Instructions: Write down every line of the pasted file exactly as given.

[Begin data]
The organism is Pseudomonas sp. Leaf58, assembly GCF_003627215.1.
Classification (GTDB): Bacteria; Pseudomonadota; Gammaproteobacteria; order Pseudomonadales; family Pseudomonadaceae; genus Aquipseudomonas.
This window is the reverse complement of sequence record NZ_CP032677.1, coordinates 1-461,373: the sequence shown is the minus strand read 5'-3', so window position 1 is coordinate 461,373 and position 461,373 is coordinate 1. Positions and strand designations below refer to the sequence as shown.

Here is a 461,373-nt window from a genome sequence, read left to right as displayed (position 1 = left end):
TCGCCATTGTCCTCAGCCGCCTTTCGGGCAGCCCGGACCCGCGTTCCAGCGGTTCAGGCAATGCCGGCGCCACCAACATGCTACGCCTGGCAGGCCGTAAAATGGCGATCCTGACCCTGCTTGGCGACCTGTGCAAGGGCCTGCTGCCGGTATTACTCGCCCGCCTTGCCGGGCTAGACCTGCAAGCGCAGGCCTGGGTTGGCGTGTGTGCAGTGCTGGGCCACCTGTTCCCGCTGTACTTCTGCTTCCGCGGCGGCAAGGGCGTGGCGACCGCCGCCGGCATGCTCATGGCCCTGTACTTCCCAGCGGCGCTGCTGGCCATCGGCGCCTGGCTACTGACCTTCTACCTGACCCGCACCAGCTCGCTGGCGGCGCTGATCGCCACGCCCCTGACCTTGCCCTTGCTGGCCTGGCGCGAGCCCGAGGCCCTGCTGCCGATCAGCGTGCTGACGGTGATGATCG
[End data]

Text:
The organism is Pseudomonas sp. Leaf58, assembly GCF_003627215.1.
Classification (GTDB): Bacteria; Pseudomonadota; Gammaproteobacteria; order Pseudomonadales; family Pseudomonadaceae; genus Aquipseudomonas.
This window is the reverse complement of sequence record NZ_CP032677.1, coordinates 1-461,373: the sequence shown is the minus strand read 5'-3', so window position 1 is coordinate 461,373 and position 461,373 is coordinate 1. Positions and strand designations below refer to the sequence as shown.

Here is a 461,373-nt window from a genome sequence, read left to right as displayed (position 1 = left end):
TCGCCATTGTCCTCAGCCGCCTTTCGGGCAGCCCGGACCCGCGTTCCAGCGGTTCAGGCAATGCCGGCGCCACCAACATGCTACGCCTGGCAGGCCGTAAAATGGCGATCCTGACCCTGCTTGGCGACCTGTGCAAGGGCCTGCTGCCGGTATTACTCGCCCGCCTTGCCGGGCTAGACCTGCAAGCGCAGGCCTGGGTTGGCGTGTGTGCAGTGCTGGGCCACCTGTTCCCGCTGTACTTCTGCTTCCGCGGCGGCAAGGGCGTGGCGACCGCCGCCGGCATGCTCATGGCCCTGTACTTCCCAGCGGCGCTGCTGGCCATCGGCGCCTGGCTACTGACCTTCTACCTGACCCGCACCAGCTCGCTGGCGGCGCTGATCGCCACGCCCCTGACCTTGCCCTTGCTGGCCTGGCGCGAGCCCGAGGCCCTGCTGCCGATCAGCGTGCTGACGGTGATGATCG